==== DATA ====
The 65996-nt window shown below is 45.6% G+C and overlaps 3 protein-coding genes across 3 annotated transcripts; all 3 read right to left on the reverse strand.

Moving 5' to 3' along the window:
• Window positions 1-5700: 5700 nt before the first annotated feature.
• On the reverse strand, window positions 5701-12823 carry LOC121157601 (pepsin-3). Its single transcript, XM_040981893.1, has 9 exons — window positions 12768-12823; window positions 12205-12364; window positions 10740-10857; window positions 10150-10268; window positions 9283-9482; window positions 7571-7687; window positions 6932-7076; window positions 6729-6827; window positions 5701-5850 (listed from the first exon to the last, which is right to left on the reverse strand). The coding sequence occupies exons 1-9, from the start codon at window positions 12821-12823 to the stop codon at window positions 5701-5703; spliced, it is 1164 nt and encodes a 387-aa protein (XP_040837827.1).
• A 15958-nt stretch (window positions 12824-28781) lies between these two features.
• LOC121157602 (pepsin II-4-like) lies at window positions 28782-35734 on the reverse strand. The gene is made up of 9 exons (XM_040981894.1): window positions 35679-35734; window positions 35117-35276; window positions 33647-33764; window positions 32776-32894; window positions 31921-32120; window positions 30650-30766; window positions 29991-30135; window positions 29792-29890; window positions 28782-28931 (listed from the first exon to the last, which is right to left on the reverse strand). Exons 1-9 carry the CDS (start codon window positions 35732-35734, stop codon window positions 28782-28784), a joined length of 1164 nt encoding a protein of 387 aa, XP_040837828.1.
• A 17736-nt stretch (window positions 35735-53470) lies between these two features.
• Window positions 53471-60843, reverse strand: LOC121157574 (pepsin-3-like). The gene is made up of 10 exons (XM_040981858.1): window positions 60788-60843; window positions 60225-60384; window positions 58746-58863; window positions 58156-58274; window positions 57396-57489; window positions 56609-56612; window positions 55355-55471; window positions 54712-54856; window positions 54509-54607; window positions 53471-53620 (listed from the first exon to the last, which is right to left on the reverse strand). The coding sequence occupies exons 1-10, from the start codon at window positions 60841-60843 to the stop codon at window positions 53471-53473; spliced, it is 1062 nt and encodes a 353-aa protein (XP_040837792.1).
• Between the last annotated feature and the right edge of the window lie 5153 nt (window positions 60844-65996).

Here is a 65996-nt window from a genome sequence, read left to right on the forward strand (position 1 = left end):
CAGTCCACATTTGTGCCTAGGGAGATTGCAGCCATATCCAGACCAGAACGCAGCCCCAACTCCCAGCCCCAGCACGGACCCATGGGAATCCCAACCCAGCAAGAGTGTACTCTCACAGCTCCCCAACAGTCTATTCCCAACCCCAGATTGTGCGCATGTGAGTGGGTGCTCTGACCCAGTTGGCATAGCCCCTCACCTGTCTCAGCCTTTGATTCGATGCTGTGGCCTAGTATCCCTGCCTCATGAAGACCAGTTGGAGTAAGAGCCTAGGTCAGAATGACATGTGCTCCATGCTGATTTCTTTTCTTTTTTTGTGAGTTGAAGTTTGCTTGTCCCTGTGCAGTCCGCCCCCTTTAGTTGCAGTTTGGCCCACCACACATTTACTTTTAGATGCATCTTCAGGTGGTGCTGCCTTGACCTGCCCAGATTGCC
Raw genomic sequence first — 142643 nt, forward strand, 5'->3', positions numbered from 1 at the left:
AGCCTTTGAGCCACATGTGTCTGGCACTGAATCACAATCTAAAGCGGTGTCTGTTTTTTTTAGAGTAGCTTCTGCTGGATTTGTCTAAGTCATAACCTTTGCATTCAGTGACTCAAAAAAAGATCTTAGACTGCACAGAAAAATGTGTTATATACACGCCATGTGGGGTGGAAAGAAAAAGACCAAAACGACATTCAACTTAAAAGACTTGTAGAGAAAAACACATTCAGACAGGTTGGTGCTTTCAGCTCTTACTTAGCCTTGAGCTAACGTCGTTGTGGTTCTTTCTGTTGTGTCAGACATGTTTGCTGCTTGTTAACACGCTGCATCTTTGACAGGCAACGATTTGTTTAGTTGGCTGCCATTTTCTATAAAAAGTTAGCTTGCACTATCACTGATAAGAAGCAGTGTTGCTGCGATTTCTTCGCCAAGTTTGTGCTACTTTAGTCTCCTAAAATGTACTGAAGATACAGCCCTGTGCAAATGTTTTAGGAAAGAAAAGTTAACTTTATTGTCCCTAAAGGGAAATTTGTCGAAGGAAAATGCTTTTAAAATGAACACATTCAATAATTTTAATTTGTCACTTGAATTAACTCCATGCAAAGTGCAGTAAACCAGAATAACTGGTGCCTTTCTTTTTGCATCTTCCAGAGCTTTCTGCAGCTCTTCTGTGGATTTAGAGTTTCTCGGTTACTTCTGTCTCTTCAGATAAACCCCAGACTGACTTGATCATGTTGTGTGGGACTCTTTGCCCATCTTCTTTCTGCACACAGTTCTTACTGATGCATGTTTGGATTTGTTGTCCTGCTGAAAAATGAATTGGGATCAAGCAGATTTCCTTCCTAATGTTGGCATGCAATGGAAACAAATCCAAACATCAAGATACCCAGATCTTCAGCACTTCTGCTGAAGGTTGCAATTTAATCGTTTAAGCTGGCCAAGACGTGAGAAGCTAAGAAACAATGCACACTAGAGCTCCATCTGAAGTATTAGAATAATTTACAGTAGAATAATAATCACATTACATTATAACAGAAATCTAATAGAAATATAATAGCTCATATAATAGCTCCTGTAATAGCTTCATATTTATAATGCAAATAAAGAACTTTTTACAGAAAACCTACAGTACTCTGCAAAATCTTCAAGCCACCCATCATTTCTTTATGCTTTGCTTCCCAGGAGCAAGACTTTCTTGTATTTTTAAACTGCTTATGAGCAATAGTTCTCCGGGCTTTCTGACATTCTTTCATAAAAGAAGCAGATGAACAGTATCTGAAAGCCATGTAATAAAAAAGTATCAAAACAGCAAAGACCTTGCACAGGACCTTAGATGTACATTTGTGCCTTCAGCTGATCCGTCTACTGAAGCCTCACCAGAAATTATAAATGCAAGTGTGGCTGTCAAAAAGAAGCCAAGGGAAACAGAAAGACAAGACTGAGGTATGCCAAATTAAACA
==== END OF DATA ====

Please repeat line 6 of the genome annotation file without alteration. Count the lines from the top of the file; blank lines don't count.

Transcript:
• LOC121157602 (pepsin II-4-like) lies at window positions 28782-35734 on the reverse strand. The gene is made up of 9 exons (XM_040981894.1): window positions 35679-35734; window positions 35117-35276; window positions 33647-33764; window positions 32776-32894; window positions 31921-32120; window positions 30650-30766; window positions 29991-30135; window positions 29792-29890; window positions 28782-28931 (listed from the first exon to the last, which is right to left on the reverse strand). Exons 1-9 carry the CDS (start codon window positions 35732-35734, stop codon window positions 28782-28784), a joined length of 1164 nt encoding a protein of 387 aa, XP_040837828.1.